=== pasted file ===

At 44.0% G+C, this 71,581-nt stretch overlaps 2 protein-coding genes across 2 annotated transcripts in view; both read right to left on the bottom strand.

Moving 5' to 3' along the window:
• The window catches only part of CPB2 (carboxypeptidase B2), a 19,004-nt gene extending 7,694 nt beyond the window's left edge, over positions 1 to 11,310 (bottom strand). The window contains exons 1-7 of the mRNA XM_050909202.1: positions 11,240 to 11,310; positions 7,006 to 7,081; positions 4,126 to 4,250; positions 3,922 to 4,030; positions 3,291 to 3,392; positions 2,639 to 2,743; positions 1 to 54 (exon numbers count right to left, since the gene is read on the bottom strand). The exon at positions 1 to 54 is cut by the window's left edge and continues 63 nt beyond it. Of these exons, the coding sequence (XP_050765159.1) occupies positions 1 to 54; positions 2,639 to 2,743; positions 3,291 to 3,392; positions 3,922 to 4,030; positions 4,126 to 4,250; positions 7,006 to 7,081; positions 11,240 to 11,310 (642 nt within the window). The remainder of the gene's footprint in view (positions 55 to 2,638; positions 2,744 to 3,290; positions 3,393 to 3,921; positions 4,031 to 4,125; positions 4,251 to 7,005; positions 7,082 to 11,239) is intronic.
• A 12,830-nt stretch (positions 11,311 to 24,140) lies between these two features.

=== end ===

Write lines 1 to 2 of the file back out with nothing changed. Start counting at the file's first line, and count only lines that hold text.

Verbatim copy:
At 44.0% G+C, this 71,581-nt stretch overlaps 2 protein-coding genes across 2 annotated transcripts in view; both read right to left on the bottom strand.

Moving 5' to 3' along the window: